[Toby Bloomberg. Photo from her file.]
This brands vs. people debate that has evolved into a new chapter called, "Who want to chat with a Coke bottle," brought me back to Naked Conversations. Then the issue was character blogs--creating fictitious characters who wrote blogs. We spotlighted one called Moosetopia, which seems to have been abandoned in 2007, perhaps to avoid the advent of Sarah Palin.
We also spotlighted Toby Bloomberg, an online marketing maven in Atlanta, Ga., who has since become my friend. But that did not stop us from seeing this issue from different sides. Bloomberg saw blogs as a new marketing tool. Then, as now--I saw blogs and social media as conversational tools of use to a great many more parts of an organization than the marketers. Toby was also behind GourmetStation, a character blog featuring a fictitious woman, named "T. Alexander" who seemed to spend her life enjoying wine and food and good times, while so many of us real people had to work and commute and maybe change some diapers.
More than three years have passed since I interviewed Bloomberg for Naked Conversations. I thought I'd swing back and see if her views had budged and to find out what happened to that fictitious entity she had created.
1. Whatever happened to Gourmet Station? Is it still around? Are you still working with them? Do you still believe in character blogs vs real people blogs.
GourmetStation is very much alive, as is its accompanying blog, Delicious Destinations. I’m happy to report the brand’s icon T. Alexander - remains the main voice of the blog. It has been a rewarding and successful initiative. As has been our approach since the blog launched in 2005, we believe that transparency is critical and the following is included directly below the blog title:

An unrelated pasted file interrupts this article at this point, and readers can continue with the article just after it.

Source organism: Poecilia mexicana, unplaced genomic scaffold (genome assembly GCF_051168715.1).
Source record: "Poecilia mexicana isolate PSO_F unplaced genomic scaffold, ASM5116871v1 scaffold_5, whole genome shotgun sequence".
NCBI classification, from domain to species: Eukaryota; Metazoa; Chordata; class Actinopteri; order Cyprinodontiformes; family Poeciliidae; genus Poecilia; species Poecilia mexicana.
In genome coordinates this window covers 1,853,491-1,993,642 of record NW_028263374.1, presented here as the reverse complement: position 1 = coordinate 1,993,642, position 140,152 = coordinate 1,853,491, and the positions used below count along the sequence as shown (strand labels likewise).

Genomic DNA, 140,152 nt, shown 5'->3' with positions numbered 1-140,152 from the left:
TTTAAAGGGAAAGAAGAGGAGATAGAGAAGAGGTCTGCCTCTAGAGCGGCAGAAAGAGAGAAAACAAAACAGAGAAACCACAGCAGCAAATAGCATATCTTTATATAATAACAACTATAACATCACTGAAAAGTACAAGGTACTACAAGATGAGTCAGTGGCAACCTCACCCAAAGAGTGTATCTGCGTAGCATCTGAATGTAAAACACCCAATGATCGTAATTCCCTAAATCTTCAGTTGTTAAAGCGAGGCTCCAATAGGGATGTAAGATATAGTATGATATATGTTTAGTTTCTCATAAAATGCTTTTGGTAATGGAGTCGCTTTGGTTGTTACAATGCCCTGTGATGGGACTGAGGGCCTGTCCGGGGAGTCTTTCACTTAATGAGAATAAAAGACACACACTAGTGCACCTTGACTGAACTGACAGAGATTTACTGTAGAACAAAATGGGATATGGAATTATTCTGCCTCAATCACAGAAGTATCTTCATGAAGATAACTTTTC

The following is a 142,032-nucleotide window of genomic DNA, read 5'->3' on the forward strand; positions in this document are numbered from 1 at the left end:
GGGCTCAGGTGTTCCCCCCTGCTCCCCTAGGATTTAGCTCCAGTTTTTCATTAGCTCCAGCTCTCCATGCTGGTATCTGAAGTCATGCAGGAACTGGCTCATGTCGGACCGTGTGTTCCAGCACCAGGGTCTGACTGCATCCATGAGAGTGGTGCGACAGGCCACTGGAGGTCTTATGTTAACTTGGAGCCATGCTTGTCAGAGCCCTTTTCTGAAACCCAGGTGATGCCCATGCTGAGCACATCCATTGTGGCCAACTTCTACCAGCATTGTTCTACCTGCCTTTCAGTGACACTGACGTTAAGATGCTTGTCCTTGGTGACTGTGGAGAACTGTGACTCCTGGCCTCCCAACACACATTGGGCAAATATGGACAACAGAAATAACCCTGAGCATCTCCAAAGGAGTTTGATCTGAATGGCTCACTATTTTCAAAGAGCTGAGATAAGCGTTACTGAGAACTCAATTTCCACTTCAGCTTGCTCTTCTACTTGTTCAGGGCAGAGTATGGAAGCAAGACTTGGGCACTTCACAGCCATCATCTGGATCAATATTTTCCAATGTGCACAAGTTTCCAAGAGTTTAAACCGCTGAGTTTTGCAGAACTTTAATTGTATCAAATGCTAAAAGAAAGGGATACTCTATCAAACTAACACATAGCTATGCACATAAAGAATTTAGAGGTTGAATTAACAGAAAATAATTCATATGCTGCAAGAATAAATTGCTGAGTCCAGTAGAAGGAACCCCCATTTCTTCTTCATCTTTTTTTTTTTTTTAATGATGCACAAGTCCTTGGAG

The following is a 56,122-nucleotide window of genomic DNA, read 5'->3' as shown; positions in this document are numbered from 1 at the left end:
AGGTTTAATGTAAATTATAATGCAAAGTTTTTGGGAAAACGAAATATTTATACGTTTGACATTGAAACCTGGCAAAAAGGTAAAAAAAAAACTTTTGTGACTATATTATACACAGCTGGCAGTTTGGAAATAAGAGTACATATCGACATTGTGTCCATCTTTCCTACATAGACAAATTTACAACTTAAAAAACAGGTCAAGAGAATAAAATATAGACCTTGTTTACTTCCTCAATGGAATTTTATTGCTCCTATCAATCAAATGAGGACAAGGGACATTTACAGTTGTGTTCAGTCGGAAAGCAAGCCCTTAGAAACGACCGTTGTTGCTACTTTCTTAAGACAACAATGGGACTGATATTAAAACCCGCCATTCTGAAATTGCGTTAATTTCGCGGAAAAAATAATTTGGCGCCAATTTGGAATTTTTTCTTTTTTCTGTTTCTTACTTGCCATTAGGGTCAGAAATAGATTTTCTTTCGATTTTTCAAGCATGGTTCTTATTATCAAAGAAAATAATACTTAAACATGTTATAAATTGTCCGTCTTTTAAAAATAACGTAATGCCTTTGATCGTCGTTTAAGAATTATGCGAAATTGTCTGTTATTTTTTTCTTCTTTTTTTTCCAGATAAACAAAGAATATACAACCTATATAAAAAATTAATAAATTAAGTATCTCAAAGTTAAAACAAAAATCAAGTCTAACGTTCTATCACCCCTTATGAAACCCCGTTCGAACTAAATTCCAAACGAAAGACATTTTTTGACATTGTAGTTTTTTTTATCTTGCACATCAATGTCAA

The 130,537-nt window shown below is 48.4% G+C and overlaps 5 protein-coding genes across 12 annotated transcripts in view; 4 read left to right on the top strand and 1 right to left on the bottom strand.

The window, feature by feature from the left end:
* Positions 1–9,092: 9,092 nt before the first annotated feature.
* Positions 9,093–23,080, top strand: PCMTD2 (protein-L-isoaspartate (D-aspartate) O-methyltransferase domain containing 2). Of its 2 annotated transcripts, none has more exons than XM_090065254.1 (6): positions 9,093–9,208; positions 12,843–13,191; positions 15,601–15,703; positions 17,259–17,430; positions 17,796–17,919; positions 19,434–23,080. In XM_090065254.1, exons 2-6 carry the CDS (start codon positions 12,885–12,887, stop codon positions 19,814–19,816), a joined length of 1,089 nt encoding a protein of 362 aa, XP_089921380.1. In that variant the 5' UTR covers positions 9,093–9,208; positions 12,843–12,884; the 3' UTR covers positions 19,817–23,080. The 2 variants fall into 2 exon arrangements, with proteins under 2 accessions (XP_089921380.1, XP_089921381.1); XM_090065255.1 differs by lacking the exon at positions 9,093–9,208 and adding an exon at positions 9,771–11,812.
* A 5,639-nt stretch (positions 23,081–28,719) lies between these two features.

Through the character of T. Alexander and occasional real-life guests, our aim is to share with you light-hearted fun ideas about food, gift giving, entertaining and culture.
Although the T. Alexander character continues to be the lead “author” the blog now incorporates eight “real people” as on-going contributing guest bloggers including the owner of a B&B in Tuscany, a former butler from England and a travel writer living in Paris. GourmetStation’s community does not appear to be confused or put off by incorporating the imagined with the real. So Shel, perhaps we have pushed the envelope a notch again.
I still believe IF the strategy supports the brand and long-term objectives, then a character’s voice can successfully work to tell the stories.
In retrospect, although there are benefits to using a character there may be limitations. One challenge facing a character blog is some people maybe less inclined to hold serious conversations with an icon. If GourmetStation were a business-to-business brand instead of business-to-consumer or if Donna Lyons-Miller, the founder, wanted to talk about operations, a character blog strategy might not be the best direction. However, the content direction for Delicious Destinations focuses on entertainment e.g., travel, food, wine, cultures and in that genre T. Alexander adds a whimsical touch.
2. Do you still see social media tools as part of the marketing tool arsenal or has your thinking. umm... evolved from that perspective?